Question: How does the grant process work?
Answer: REAP is both a grant and a guaranteed loan program. Currently, the Kansas Energy Program (KEP) only has experience in working with the grant portion of the program, but can assist with the loan portion, if needed.
Question: Am I in a rural area?
Answer: The USDA basically defines a rural area as an area with a population less than 50,000 people. To look up an exact address, visit USDA's Property Eligibility site.
Question: What is my NAICS code?
Answer: NAICS stands for the North American Industry Classification System, which is used by federal agencies to classify businesses by industry type. To determine your NAICS code, you can talk to your business manager, CPA, or tax preparer. Your business income tax will have the NAICS code listed. For a list of all NAICS codes, visit the U.S. Census Burea's NAICS page.
Question: How do I determine if I’m a small business?
Answer: The small business size standard is based on either annual receipts or number of employees, depending on your NAICS code. Once you have determined your NAICS code, visit the Small Business Size Standard table. Find your NAICS code to determine your accompanying small business size standard.
Question: I’m a non-profit or not-for-profit. Am I eligible?
Answer: Generally, only for-profit entities that meet the population and small business size standard are eligible for USDA REAP grants. The Kansas Energy Program can assist in determining your eligibility. In addition, we can assist non-profit or not-for-profit organizations with assessments and assistance with other grants. Take a look at the regulations for more details (CFR Title 7, Volume 15, Chapter XLII, Subpart 4280.103; see definition of Small Business)
Question: What documents and information will I need for the REAP grant?
- Three years of business income tax returns *
- Documentation on number of full-time employees over the past year *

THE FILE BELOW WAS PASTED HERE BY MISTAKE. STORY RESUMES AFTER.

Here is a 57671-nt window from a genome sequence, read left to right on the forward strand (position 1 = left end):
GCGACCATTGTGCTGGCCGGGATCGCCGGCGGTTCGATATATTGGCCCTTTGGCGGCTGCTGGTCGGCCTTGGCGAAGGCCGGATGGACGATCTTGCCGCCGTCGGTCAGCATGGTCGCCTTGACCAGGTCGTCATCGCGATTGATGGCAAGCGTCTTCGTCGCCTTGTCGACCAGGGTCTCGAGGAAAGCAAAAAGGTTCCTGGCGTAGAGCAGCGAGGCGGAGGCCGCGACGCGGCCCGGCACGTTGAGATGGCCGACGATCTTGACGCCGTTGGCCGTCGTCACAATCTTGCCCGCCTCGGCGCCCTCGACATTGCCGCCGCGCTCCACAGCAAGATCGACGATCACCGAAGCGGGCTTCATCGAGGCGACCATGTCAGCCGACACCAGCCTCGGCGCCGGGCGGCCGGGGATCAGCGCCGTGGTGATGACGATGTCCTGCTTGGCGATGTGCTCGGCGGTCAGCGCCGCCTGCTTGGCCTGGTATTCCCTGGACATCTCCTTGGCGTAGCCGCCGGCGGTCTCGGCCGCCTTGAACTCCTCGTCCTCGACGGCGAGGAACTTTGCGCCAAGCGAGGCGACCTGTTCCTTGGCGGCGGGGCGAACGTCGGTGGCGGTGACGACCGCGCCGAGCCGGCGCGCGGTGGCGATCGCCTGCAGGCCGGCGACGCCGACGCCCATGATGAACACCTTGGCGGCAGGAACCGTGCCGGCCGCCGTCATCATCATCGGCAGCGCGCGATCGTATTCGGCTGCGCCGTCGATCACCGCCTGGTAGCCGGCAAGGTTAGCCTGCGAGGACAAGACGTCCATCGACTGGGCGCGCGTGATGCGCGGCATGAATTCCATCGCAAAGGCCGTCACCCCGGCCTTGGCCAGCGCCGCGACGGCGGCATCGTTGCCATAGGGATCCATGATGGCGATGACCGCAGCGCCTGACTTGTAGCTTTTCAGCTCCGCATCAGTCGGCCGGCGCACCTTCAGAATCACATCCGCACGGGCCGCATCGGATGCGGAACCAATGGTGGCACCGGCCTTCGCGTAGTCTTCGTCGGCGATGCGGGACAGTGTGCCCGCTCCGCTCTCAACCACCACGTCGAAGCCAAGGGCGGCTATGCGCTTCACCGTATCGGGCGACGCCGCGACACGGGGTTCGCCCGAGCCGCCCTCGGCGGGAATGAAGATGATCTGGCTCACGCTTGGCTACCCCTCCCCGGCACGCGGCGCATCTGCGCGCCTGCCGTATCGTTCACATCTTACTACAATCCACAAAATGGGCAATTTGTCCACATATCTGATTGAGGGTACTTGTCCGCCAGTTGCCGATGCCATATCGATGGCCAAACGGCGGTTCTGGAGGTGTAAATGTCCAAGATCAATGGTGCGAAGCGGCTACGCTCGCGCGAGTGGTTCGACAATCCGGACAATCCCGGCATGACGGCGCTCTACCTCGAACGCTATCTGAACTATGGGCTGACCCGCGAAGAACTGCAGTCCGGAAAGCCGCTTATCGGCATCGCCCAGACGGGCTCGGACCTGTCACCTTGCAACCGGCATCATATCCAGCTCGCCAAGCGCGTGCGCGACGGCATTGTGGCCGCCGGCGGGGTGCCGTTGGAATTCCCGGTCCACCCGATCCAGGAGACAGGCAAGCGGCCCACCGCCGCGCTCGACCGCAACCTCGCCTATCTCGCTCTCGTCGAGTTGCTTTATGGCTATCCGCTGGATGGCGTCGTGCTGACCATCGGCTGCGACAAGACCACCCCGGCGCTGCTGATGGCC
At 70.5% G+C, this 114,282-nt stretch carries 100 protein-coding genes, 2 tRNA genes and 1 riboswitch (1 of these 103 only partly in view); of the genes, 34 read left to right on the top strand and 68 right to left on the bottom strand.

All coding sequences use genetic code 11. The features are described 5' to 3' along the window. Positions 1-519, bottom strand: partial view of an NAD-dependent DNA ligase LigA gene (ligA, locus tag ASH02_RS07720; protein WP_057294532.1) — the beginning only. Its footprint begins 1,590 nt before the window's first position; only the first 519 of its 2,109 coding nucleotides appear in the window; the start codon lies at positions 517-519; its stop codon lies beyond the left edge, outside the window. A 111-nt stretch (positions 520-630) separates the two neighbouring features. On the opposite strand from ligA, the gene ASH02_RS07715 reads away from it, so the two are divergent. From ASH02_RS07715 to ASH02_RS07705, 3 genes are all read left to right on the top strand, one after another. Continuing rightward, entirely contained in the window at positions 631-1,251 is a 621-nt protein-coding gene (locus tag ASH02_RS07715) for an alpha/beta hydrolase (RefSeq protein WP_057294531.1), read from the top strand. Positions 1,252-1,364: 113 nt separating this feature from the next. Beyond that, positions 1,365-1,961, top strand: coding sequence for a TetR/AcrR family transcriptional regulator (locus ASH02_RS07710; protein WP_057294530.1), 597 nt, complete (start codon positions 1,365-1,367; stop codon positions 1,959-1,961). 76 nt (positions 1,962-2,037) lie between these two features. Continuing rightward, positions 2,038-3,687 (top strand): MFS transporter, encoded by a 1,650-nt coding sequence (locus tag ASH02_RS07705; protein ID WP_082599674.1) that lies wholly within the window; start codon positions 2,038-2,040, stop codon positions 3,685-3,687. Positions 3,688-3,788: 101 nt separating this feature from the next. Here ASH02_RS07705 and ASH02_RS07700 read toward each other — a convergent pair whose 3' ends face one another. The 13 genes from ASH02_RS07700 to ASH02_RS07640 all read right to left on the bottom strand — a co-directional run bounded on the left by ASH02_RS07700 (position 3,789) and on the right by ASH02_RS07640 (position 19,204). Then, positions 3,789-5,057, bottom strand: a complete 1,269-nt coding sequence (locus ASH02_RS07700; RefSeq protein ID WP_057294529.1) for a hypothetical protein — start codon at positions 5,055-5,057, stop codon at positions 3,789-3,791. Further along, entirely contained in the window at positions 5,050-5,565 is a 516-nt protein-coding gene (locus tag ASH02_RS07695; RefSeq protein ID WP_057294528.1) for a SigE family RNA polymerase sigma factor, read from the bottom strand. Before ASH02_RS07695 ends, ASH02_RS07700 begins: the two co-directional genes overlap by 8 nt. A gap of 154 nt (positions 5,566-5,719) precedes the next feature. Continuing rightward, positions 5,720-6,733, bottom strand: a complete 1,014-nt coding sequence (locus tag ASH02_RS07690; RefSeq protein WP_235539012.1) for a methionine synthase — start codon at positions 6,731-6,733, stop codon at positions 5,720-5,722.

- Letter of commitment of funds or proof of funds *
- Employee identification number *
- Dun and Bradstreet (DUNS) number *
- System for Award Management (SAM) Commercial and Government Entity (CAGE) number *
- Technical report
- Minimum 12-months of utility bills with energy usage and billing costs *
- Quotes or estimates for desired energy-related projects *
- Depending on the cost of the project, you will need either a 4280A (under $80,000), 4280B ($80,000 to $200,000), or 4280C ($200,000 to $500,000).
- Form for over $200,000 (environmental impact study…)
Items with an asterisk (*) must be provided by the small business to KEP. Additional details about how to obtain much of this information found here.
Question: When do I need to submit the REAP grant?
Answer: Grant applications are generally due October 31 (projects under $80,000) or March 31 (all projects). These dates are subject to change based upon available federal funding. Applications are accepted at any time, and will be held by the USDA until the next appropriate deadline (based on project size). As soon as the complete application has been received by the USDA, you have the option of starting the project (for example, purchasing or ordering equipment). If you start on the project before USDA has reviewed and approved the application, you do so at your own risk, with the possibility that the project may not be funded. Any orders, purchases, down payments, etc., completed before the application is submitted to USDA are not eligible for reimbursement, even if the application is subsequently approved.